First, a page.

The Child Rights Act of 2003 was a significant step forward in protecting Nigerian children. However, the full impact of this law has yet to be fully realized. Many Nigerian children continue to face issues like child marriage, child labor, and other forms of abuse. Here’s a closer look at the factors hindering the effectiveness of the Child Rights Act:

The Grip of Poverty

The Child Rights Act is a legal framework, but it cannot single-handedly solve the deeply entrenched issue of poverty in Nigeria. Nigeria’s challenging economic situation fuels poverty, which in turn creates problems for children. When parents struggle to meet their children’s basic needs for food, shelter, and education, they may be forced to make difficult choices. In some cases, this might mean pushing their children into unsafe or undignified work situations to contribute to the family income. As long as poverty remains a pervasive issue in Nigeria, it will be difficult to safeguard Nigerian children.

Cultural and Religious Biases

Some cultural practices deeply ingrained in Nigerian society directly contradict the protections offered by the Child Rights Act. These practices include child betrothal, female genital mutilation, and tribal marking. Despite the Act’s existence, these traditions persist in some communities. Additionally, there are debates about the compatibility of the Act with certain religious beliefs. For example, some interpretations of Islam may oppose the Act’s minimum marriage age of 18. Similarly, corporal punishment allowed under Sharia law in some northern states conflicts with the Act’s protections for children. These cultural and religious biases pose a significant challenge to the full implementation of the Child Rights Act.

Lack of Government Action

While the Child Rights Act exists as a law, the Nigerian government has not taken all the necessary steps to fully implement it. This lack of action includes failing to create the essential institutions and properly train personnel needed to effectively enforce the Act. A clear example of this is the concerning number of children still found working or begging on the streets of Abuja, even in the heart of the Federal Capital Territory. This situation highlights the need for the government to take a more proactive stance in implementing the Child Rights Act and ensuring its protections reach all Nigerian children.

Recommendations for a Brighter Future

To successfully implement the Child Rights Act and create a more secure environment for Nigerian children, several key recommendations can be made:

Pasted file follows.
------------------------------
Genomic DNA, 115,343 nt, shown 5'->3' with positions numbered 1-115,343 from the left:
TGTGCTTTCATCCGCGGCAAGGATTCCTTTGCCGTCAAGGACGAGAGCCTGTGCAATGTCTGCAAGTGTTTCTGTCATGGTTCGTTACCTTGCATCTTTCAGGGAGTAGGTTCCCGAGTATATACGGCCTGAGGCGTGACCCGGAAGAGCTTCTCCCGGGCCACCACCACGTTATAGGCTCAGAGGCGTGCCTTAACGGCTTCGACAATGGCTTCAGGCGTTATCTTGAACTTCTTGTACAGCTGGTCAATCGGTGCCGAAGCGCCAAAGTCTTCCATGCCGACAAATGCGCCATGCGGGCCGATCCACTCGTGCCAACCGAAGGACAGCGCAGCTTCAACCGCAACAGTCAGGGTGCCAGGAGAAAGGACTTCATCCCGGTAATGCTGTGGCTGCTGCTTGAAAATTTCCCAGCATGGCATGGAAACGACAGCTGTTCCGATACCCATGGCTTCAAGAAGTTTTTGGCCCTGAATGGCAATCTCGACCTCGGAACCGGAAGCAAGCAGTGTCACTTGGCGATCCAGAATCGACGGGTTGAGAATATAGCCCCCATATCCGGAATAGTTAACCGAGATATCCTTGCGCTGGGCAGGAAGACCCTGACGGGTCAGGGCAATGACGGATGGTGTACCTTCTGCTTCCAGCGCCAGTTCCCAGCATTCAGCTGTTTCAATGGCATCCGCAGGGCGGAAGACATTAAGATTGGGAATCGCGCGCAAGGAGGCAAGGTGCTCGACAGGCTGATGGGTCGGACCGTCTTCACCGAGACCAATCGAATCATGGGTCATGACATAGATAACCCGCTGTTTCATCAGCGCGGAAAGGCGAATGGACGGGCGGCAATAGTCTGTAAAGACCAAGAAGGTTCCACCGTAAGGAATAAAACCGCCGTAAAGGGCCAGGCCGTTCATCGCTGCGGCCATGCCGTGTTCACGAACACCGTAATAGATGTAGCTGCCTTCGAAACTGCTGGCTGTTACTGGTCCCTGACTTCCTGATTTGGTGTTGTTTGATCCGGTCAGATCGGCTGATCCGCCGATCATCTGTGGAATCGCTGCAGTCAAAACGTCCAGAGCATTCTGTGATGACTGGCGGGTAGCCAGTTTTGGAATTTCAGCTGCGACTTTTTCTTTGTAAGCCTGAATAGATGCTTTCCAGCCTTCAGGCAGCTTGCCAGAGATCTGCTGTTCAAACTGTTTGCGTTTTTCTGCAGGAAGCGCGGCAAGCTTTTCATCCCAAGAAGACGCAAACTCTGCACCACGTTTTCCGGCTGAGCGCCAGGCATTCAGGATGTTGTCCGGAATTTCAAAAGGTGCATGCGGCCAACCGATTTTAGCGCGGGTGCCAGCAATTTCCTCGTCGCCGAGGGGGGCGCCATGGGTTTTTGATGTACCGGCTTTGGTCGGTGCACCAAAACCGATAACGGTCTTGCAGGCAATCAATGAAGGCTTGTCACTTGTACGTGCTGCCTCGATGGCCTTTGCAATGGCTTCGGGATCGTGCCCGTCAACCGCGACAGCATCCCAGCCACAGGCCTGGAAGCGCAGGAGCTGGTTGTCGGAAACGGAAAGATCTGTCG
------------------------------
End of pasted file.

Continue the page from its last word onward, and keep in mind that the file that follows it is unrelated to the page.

Combating Poverty

A comprehensive program aimed at reducing poverty in Nigeria is crucial. This program could encompass initiatives like improved access to education and healthcare services, as well as the provision of essential social amenities. By supporting struggling families, such a program could empower parents to better care for their children and reduce the factors that might lead to child abuse or exploitation.

Grassroots Education Campaign

Spreading awareness about children’s rights, particularly in remote areas, is essential. Educational campaigns can help change attitudes and encourage people to abandon harmful cultural practices that violate children’s rights. By reaching out to communities and fostering open discussions about child protection, these campaigns can play a vital role in shifting social norms and promoting a more positive environment for Nigerian children.

Harmonizing Child-Related Laws

There is a need to review and update other laws in Nigeria that pertain to children. For example, some inconsistencies exist with the Child Rights Act. The Immigration Act defines minors as under 16 years of age, while the Matrimonial Causes Act defines adulthood as beginning at 21 years old. These discrepancies create confusion and need to be brought into alignment with the Child Rights Act to ensure a more unified and effective legal framework for child protection.

Establishment of Essential Institutions

The government needs to establish the Family Courts and specialized police units mandated by the Child Rights Act. These institutions are crucial for handling child-related cases in a sensitive and appropriate manner. Additionally, establishing mobile police units specifically focused on child abuse awareness would further demonstrate the government’s commitment to ending child exploitation and protecting Nigerian children.

Nationwide Implementation

All 36 states in Nigeria must adopt the Child Rights Act formally. This Act offers relevant and beneficial legal protections that are in the best interests of Nigerian children. By ensuring nationwide adoption and implementation, the Act can have a significant impact on improving the lives of Nigerian children and creating a society where their rights are respected and safeguarded.

Author

  • ChiAmaka Dike

    Chiamaka is the Features Editor at Marie Claire Nigeria. She is a woman who is passionate about God, women, and top-notch storytelling in all formats. Send all feature pitches her way - chiamaka@marieclaire.ng